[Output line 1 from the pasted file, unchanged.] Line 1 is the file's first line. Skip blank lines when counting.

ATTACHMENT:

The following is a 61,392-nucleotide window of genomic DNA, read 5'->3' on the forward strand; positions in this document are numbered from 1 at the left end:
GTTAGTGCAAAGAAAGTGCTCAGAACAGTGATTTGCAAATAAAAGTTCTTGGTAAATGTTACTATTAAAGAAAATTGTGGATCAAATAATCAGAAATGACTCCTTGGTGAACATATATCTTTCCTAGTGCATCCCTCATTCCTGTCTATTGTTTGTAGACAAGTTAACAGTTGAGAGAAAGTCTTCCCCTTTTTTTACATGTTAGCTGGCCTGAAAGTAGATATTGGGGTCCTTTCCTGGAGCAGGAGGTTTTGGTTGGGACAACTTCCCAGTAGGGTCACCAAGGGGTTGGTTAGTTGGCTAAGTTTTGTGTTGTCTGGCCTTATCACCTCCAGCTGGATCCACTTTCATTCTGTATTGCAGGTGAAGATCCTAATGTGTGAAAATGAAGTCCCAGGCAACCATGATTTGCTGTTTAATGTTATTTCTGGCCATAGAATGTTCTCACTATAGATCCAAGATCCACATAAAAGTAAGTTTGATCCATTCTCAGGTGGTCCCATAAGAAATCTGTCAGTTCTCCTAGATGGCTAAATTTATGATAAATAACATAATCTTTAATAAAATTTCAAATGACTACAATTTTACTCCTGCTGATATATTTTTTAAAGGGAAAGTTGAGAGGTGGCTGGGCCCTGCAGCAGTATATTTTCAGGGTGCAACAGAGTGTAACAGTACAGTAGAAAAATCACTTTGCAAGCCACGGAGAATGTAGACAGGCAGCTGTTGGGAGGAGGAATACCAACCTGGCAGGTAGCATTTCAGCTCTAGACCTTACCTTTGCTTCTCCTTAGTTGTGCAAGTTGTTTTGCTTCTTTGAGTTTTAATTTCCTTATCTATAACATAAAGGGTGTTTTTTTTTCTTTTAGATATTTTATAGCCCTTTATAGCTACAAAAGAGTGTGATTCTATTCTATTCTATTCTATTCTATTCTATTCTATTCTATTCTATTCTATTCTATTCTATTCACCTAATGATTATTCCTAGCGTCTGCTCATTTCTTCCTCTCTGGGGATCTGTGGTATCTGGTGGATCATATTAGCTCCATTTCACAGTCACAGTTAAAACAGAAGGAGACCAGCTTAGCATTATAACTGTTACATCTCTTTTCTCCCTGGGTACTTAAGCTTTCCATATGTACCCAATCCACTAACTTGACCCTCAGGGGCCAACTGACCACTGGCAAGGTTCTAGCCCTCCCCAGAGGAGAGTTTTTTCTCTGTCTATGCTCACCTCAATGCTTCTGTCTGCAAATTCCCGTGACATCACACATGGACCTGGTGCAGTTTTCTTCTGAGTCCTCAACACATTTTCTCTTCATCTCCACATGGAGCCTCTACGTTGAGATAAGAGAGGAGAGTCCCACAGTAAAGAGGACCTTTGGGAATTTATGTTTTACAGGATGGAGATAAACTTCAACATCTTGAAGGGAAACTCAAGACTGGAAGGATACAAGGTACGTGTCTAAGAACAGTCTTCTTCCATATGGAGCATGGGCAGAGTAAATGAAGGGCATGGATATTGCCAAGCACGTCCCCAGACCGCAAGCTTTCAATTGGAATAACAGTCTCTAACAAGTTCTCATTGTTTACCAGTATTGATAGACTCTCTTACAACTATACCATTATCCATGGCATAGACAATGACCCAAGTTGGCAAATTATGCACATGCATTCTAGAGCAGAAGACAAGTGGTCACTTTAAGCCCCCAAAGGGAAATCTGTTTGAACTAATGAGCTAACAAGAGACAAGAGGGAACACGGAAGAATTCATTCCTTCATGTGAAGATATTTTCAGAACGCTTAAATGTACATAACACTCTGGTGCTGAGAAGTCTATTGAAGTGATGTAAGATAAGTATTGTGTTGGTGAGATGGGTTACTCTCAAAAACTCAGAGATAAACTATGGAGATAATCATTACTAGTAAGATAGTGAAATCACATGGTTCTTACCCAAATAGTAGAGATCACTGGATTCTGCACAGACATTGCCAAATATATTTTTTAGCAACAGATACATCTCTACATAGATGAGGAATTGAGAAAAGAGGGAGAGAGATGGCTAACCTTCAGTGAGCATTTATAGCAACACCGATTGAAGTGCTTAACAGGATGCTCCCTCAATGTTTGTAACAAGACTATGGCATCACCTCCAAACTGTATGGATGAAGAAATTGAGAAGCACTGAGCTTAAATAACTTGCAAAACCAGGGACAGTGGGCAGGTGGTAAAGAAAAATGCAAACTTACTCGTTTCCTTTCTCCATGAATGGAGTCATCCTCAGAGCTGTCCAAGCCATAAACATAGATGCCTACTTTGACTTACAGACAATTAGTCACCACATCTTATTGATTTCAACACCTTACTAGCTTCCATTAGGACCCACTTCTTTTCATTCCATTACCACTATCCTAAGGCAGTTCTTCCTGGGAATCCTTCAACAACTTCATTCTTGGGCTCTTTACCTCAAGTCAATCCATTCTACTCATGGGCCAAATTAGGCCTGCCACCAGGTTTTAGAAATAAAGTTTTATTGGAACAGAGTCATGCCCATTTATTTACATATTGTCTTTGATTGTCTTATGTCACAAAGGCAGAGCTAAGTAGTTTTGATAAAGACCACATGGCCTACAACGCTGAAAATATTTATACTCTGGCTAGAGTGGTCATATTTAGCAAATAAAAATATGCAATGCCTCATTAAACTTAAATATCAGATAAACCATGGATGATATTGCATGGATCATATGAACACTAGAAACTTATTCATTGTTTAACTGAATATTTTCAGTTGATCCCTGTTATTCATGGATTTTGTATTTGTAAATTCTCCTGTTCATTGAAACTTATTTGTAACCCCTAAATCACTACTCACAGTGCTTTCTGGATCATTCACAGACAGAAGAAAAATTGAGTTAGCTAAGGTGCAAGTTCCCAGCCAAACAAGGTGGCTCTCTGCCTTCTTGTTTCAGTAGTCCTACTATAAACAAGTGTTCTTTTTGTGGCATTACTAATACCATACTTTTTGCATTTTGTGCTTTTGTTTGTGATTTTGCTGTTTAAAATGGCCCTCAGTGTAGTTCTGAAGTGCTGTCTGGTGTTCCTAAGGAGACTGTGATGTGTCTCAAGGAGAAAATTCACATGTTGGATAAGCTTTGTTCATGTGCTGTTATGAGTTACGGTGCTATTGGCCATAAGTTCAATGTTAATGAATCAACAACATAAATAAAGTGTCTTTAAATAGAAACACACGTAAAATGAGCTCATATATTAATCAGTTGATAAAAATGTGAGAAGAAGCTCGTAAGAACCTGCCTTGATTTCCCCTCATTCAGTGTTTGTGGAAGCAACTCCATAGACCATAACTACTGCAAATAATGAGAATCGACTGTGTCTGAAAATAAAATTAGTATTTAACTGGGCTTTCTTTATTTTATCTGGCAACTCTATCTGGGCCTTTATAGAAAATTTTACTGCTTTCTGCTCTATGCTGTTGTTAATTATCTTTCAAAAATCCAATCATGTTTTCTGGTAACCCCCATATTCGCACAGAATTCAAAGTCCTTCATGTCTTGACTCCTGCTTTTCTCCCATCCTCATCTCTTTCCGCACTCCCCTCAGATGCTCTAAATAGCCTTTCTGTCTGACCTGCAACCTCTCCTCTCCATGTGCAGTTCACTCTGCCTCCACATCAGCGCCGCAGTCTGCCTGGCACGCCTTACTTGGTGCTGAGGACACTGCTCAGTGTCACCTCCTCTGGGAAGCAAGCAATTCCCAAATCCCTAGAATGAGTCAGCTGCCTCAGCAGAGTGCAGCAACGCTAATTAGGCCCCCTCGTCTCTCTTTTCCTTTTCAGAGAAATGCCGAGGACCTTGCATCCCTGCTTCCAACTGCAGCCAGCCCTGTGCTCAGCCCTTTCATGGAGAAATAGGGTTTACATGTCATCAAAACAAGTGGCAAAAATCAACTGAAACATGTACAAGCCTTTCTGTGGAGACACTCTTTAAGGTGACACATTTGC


The following is a 61,392-nucleotide window of genomic DNA, read 5'->3' on the forward strand; positions in this document are numbered from 1 at the left end: